Electroporation and transcutaneous extraction (ETE) for pharmacokinetic studies of drugs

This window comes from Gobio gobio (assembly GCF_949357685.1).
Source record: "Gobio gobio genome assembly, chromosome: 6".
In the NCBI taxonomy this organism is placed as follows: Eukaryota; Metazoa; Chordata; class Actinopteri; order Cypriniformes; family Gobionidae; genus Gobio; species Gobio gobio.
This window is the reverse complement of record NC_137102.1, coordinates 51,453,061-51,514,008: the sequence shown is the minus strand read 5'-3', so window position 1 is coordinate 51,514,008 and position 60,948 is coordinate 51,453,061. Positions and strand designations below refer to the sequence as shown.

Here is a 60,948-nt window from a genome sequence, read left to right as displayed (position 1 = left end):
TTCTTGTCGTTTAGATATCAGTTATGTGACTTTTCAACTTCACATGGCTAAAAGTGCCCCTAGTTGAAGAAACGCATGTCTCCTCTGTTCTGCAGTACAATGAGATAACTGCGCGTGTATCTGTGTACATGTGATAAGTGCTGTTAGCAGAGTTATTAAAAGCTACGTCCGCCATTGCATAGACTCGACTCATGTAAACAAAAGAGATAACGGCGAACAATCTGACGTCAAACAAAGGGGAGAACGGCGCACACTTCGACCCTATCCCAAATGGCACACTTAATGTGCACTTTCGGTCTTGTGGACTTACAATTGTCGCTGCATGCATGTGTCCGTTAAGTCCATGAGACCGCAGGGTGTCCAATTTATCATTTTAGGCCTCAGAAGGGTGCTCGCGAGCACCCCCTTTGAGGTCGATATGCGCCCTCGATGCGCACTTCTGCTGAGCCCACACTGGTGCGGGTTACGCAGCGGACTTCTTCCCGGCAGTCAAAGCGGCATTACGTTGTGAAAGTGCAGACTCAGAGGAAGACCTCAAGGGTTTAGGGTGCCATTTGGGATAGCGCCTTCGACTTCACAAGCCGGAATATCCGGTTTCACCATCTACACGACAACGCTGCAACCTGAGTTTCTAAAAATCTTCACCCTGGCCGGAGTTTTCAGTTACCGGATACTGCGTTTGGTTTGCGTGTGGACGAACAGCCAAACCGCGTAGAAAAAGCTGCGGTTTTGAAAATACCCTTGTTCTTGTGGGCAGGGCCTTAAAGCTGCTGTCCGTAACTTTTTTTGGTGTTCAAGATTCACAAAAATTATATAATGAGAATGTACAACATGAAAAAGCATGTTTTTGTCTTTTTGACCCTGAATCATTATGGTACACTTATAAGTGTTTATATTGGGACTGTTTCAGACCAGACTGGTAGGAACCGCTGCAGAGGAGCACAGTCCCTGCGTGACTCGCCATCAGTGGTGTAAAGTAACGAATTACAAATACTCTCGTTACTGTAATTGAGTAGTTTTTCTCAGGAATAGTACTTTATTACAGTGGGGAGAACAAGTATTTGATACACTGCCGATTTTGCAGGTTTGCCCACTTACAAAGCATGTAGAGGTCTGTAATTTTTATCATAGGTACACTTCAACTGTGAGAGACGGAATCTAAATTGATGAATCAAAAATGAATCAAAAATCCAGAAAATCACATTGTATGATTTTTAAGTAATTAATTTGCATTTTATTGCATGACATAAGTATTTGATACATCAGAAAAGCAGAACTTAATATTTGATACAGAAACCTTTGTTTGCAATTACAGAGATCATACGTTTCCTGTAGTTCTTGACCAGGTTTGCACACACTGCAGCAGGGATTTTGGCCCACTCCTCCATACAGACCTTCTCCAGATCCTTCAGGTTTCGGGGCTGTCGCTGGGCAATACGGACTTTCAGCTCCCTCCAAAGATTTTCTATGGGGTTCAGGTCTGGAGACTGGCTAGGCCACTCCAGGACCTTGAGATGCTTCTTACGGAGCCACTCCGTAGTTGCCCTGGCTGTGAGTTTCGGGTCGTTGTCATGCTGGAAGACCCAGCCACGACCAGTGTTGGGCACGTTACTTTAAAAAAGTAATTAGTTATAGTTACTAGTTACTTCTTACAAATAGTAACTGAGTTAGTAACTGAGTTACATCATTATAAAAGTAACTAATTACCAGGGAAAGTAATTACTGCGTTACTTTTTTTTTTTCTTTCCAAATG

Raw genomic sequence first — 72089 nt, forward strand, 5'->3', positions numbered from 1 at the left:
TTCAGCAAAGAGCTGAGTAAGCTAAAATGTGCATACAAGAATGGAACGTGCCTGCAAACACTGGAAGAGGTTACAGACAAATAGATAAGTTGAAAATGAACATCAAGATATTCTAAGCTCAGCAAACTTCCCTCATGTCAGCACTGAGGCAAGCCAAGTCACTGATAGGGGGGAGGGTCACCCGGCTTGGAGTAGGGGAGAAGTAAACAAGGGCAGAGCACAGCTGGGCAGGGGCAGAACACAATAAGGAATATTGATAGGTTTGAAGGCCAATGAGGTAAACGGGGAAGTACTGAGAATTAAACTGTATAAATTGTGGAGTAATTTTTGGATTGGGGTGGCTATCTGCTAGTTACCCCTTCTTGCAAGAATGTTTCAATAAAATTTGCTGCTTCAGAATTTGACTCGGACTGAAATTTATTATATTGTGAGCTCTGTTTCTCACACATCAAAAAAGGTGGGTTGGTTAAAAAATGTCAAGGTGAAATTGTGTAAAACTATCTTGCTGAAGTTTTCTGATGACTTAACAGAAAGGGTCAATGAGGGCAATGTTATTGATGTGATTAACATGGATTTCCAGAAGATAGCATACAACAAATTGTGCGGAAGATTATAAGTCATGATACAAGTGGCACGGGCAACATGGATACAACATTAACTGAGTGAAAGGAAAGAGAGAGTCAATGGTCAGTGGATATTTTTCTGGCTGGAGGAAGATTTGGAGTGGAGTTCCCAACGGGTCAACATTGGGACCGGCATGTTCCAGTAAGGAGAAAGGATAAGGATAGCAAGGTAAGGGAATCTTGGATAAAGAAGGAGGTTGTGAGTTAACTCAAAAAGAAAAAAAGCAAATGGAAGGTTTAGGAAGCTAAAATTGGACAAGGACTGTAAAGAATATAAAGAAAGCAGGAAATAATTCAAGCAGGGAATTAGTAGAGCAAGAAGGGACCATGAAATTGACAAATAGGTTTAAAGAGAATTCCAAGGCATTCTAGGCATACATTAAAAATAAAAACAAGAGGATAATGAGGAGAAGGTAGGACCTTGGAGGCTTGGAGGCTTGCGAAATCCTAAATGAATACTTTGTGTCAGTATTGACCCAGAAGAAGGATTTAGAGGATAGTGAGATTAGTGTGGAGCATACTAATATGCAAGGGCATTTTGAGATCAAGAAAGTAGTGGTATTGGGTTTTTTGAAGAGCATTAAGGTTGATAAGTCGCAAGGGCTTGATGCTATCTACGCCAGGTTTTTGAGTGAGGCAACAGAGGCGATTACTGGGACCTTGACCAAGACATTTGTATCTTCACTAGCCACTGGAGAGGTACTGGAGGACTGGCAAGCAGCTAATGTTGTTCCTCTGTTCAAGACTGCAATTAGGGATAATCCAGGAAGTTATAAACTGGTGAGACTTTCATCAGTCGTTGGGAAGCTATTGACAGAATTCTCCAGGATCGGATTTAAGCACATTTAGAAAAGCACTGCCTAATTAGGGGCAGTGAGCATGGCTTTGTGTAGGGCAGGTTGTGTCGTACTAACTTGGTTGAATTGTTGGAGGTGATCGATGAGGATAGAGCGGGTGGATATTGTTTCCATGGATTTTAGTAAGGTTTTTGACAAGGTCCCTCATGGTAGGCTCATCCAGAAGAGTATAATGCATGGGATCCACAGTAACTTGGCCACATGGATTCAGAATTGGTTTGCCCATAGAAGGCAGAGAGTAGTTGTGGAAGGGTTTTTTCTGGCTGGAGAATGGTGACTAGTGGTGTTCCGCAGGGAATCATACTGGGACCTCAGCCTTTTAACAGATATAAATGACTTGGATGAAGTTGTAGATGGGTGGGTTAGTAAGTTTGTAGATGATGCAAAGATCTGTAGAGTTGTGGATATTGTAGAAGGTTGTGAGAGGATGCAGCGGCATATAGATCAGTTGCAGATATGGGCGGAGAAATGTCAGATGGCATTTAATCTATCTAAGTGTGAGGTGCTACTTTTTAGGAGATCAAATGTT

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The therapeutic activity and toxicity of drugs often depends on the accumulation of drugs in the peripheral anatomical compartment rather than the central compartment. In the routine practice of therapeutic drug monitoring (TDM) and pharmacokinetic studies, drug concentration determined by intermittent blood sampling is used as a surrogate for calculating the drug concentration in the peripheral compartment tissues. Microdialysis, a relatively less invasive procedure, has been used for estimation of free drug levels in dermal, subcutaneous and muscle tissues. Transcutaneous extraction of drugs from the dermal tissue is a good noninvasive alternative to phlebotomy and microdialysis. This requires a technique, which can facilitate the extraction of significant and reproducible amounts of drugs from the dermal extracellular fluid (ECF) within a short sampling duration. In the present work, we assessed the feasibility of electroporation and transcutaneous extraction (ETE) method for determining the time course of drugs in dermal ECF, using salicylic acid (SA) as a test drug. Electroporation protocol was optimized based on the in vitro diffusion studies of salicylic acid across rat skin. The concentration-time profile of total SA was determined in rats after a single i.v. bolus administration. The in vivo permeability coefficient (Pin vivo) of rat skin was determined under steady state plasma concentration of drug created by i.v. bolus followed by constant rate infusion of SA. The pharmacokinetic parameters of the drug were determined using a two-compartment pharmacokinetic model. The theoretical predicted time course of free SA in the dermal ECF after a single i.v. bolus administration was calculated using standard formulae. The concentration of free SA determined by ETE is in good agreement with that calculated using two-compartment pharmacokinetic model. This study thus provides a credible evidence for the validity of ETE technique for determining the concentration of SA in the dermal ECF.

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